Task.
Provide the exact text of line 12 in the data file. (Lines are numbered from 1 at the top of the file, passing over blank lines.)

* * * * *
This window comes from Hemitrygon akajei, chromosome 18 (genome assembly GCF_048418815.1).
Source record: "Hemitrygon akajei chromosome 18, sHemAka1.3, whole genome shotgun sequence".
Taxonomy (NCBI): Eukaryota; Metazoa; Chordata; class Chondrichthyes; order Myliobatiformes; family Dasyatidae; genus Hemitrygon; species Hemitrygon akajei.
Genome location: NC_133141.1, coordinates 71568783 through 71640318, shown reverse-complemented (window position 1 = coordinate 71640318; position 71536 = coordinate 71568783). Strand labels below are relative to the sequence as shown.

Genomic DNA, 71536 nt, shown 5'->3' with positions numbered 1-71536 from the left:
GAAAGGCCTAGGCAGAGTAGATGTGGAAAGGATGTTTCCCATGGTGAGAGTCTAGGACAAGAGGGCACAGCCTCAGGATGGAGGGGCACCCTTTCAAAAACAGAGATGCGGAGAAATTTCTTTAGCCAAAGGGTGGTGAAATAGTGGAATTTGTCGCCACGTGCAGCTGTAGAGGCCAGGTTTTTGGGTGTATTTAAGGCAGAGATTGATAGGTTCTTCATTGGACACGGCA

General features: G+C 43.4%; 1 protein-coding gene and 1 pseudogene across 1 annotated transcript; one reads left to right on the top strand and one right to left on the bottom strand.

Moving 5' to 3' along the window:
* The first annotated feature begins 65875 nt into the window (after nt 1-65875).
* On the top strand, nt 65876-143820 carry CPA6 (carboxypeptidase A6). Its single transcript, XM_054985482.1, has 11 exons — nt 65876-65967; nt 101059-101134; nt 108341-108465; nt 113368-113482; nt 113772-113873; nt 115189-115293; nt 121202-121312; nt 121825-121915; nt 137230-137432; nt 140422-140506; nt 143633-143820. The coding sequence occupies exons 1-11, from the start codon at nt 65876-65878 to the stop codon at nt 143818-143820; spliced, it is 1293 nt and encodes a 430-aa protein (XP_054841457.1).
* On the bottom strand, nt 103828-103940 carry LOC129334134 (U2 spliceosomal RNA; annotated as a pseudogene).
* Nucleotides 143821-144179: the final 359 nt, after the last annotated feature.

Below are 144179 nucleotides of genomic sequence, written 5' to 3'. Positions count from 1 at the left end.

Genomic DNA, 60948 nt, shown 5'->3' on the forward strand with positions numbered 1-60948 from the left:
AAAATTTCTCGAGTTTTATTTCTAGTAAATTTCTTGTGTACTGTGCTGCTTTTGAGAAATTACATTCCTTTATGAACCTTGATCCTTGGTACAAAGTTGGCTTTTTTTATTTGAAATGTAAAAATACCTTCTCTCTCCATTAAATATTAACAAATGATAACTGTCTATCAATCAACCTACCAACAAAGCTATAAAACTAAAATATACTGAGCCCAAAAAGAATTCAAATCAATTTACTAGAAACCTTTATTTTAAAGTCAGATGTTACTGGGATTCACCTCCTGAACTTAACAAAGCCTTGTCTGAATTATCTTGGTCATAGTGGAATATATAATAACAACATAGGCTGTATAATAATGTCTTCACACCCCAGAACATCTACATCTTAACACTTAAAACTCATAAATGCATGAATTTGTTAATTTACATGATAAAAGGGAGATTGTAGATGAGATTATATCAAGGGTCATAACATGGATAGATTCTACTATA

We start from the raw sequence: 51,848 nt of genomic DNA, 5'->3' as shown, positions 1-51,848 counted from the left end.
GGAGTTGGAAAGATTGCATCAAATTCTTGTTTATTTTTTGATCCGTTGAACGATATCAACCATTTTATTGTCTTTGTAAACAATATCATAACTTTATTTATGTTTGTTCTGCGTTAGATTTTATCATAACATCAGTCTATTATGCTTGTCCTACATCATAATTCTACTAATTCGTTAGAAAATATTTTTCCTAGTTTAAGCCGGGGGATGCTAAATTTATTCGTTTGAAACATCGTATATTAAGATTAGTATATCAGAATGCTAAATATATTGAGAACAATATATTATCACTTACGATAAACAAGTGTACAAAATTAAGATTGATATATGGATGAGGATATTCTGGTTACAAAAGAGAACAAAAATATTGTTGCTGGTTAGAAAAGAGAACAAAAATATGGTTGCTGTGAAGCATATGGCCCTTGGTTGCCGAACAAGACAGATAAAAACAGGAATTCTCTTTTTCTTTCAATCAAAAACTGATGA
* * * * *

* Nucleotides 143821-144179: the final 359 nt, after the last annotated feature.